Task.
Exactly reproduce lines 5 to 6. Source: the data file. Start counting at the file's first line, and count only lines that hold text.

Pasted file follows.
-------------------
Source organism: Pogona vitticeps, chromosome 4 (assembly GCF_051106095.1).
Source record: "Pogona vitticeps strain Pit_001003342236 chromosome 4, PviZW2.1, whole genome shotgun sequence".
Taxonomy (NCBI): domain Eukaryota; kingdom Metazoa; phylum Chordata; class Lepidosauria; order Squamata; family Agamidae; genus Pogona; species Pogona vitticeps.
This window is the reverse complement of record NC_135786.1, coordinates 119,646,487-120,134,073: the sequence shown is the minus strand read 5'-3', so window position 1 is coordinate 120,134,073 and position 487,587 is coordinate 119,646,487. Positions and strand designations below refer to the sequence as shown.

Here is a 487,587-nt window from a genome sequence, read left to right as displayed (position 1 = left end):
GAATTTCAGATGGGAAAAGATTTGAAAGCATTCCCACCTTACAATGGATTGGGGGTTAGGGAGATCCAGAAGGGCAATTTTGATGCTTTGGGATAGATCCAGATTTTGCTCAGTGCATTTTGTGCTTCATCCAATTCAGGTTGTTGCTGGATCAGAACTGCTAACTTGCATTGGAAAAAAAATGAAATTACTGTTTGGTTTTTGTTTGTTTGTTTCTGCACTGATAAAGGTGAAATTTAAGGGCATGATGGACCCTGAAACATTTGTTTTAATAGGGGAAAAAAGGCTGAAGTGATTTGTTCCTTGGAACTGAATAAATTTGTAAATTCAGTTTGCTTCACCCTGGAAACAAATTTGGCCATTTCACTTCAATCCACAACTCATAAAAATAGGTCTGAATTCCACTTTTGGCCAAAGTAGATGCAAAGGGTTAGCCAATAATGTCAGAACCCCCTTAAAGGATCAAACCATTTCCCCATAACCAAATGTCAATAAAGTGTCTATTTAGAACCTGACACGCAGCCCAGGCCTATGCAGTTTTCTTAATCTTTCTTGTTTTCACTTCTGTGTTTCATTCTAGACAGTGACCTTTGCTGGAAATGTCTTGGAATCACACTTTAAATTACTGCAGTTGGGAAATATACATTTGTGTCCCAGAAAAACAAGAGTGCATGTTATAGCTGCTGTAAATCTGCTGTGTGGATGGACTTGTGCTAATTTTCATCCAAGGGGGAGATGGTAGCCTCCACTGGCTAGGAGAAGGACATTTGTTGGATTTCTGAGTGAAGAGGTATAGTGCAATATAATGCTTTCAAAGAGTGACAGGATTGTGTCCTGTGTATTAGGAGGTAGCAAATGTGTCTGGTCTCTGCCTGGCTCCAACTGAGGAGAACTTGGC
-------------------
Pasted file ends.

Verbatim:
Here is a 487,587-nt window from a genome sequence, read left to right as displayed (position 1 = left end):
GAATTTCAGATGGGAAAAGATTTGAAAGCATTCCCACCTTACAATGGATTGGGGGTTAGGGAGATCCAGAAGGGCAATTTTGATGCTTTGGGATAGATCCAGATTTTGCTCAGTGCATTTTGTGCTTCATCCAATTCAGGTTGTTGCTGGATCAGAACTGCTAACTTGCATTGGAAAAAAAATGAAATTACTGTTTGGTTTTTGTTTGTTTGTTTCTGCACTGATAAAGGTGAAATTTAAGGGCATGATGGACCCTGAAACATTTGTTTTAATAGGGGAAAAAAGGCTGAAGTGATTTGTTCCTTGGAACTGAATAAATTTGTAAATTCAGTTTGCTTCACCCTGGAAACAAATTTGGCCATTTCACTTCAATCCACAACTCATAAAAATAGGTCTGAATTCCACTTTTGGCCAAAGTAGATGCAAAGGGTTAGCCAATAATGTCAGAACCCCCTTAAAGGATCAAACCATTTCCCCATAACCAAATGTCAATAAAGTGTCTATTTAGAACCTGACACGCAGCCCAGGCCTATGCAGTTTTCTTAATCTTTCTTGTTTTCACTTCTGTGTTTCATTCTAGACAGTGACCTTTGCTGGAAATGTCTTGGAATCACACTTTAAATTACTGCAGTTGGGAAATATACATTTGTGTCCCAGAAAAACAAGAGTGCATGTTATAGCTGCTGTAAATCTGCTGTGTGGATGGACTTGTGCTAATTTTCATCCAAGGGGGAGATGGTAGCCTCCACTGGCTAGGAGAAGGACATTTGTTGGATTTCTGAGTGAAGAGGTATAGTGCAATATAATGCTTTCAAAGAGTGACAGGATTGTGTCCTGTGTATTAGGAGGTAGCAAATGTGTCTGGTCTCTGCCTGGCTCCAACTGAGGAGAACTTGGC